The proposed rule mandated 69 implementation features for all entities. A large number of commenters indicated that mandating such a large number would be burdensome for all entities. As a result, we have restructured this final rule to permit greater flexibility. While all standards must be met, we are now only requiring 13 implementation specifications. The remainder of the implementation specifications is “addressable.” For addressable specifications, an entity decides whether each specification is a reasonable and appropriate security measure to apply within its particular security framework. This decision is based on a variety of factors, for example, the entity's risk analysis, what measures are already in place, the particular interest to small entities, and the cost of implementation.

Based on the decision, an entity can-- (1) implement the specification if reasonable and appropriate; (2) implement an alternative security measure to accomplish the purposes of the standard; or (3) not implement anything if the specification is not reasonable and appropriate and the standard can still be met.

This approach will provide flexibility for all entities, and especially small entities that would be most concerned about the cost and complexity of the security standards. Small entities can look at the addressable implementation specifications and tailor their compliance based on their risks and capabilities of addressing those risks.

The required risk analysis is also a tool to allow flexibility for entities in meeting the requirements of this final rule. The risk analysis requirement is designed to allow entities to look at their own operations and determine the security risks involved. The degree of response is determined by the risks identified. We assume that smaller entities, who deal with smaller amounts of information would have smaller physical facilities, smaller work forces, and therefore, would assume less risk. The smaller amount of risk involved means that the response to that risk can be developed on a smaller scale than that for larger organizations.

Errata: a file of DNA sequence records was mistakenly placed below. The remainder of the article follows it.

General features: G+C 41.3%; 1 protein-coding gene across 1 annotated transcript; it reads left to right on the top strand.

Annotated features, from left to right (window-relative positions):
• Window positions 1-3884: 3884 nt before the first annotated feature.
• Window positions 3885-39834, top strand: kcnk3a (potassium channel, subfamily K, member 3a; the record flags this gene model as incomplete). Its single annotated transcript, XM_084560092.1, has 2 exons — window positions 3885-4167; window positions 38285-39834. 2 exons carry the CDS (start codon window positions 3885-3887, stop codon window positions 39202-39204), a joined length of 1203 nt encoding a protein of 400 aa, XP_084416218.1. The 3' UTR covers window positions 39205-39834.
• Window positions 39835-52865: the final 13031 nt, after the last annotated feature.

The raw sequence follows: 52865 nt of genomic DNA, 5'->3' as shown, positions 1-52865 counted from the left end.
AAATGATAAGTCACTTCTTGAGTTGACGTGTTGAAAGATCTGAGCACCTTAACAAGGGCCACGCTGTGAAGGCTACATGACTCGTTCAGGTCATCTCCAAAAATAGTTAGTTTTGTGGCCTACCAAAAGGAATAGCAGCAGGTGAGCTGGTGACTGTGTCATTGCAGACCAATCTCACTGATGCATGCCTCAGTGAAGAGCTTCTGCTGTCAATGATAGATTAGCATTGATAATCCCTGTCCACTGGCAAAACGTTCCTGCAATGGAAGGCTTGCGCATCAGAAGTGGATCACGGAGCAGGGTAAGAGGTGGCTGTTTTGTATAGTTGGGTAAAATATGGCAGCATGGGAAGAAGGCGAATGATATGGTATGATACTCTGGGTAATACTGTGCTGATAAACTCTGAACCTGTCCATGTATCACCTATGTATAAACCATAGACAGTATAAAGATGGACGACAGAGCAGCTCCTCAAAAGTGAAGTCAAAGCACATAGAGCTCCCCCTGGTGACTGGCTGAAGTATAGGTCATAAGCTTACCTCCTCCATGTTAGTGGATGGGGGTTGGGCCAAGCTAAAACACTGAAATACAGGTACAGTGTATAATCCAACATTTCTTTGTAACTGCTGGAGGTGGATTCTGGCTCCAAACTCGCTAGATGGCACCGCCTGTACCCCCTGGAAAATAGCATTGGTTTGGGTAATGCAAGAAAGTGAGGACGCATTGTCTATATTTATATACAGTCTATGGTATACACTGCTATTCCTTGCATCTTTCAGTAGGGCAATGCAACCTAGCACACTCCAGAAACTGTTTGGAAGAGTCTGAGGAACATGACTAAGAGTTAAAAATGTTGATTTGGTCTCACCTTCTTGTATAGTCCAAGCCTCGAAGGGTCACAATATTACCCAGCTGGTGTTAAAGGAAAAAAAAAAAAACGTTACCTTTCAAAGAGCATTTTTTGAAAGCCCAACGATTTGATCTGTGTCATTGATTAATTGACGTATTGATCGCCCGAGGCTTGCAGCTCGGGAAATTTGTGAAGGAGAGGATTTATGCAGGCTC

Individuals and States are not included in the definition of a small entity. However, the security standards will affect small entities, such as providers and health plans, and vendors in much the same way as they affect any larger entities. Small providers who conduct electronic transactions and small health plans must meet the provisions of this regulation and implement the security standards. A more detailed analysis of the impact on small entities is part of the impact analysis published on August 17, 2000 (65 FR 50312), which provided the impact for all of the HIPAA standards, except privacy. As we discussed above, the scalability factor of the standards means that the requirements placed upon small providers and plans would be consistent with the complexity of their operations. Therefore, small providers and plans with appropriate security processes in place would need to do relatively little in order to comply with the standards. Moreover, small plans will have an additional year to come into compliance.